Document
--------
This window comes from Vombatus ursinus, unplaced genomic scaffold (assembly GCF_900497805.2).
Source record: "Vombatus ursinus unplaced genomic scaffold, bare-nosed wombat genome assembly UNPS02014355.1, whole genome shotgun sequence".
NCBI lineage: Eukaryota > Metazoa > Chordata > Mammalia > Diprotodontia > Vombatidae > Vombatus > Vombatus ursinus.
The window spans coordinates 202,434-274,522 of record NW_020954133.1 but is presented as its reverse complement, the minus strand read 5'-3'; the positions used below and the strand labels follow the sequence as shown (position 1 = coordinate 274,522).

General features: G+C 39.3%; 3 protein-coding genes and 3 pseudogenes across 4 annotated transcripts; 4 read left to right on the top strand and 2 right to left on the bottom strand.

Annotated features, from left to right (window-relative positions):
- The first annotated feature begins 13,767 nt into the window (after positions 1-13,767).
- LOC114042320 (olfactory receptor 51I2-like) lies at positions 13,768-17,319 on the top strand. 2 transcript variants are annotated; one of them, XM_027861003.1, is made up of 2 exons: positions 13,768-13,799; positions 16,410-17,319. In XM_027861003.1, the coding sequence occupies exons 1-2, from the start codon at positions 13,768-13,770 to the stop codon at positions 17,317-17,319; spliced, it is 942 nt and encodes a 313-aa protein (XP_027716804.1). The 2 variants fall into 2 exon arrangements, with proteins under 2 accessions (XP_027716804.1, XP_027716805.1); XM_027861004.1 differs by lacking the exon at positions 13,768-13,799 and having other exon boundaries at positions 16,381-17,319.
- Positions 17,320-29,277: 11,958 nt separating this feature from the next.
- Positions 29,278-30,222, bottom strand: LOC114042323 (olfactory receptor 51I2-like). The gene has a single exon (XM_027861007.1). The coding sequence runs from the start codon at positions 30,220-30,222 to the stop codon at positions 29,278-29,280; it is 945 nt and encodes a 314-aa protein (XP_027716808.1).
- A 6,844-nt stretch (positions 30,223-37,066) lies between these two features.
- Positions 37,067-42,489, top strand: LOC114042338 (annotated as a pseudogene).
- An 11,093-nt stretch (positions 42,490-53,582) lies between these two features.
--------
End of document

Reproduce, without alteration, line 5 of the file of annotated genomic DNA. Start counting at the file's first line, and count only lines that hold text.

General features: G+C 39.3%; 3 protein-coding genes and 3 pseudogenes across 4 annotated transcripts; 4 read left to right on the top strand and 2 right to left on the bottom strand.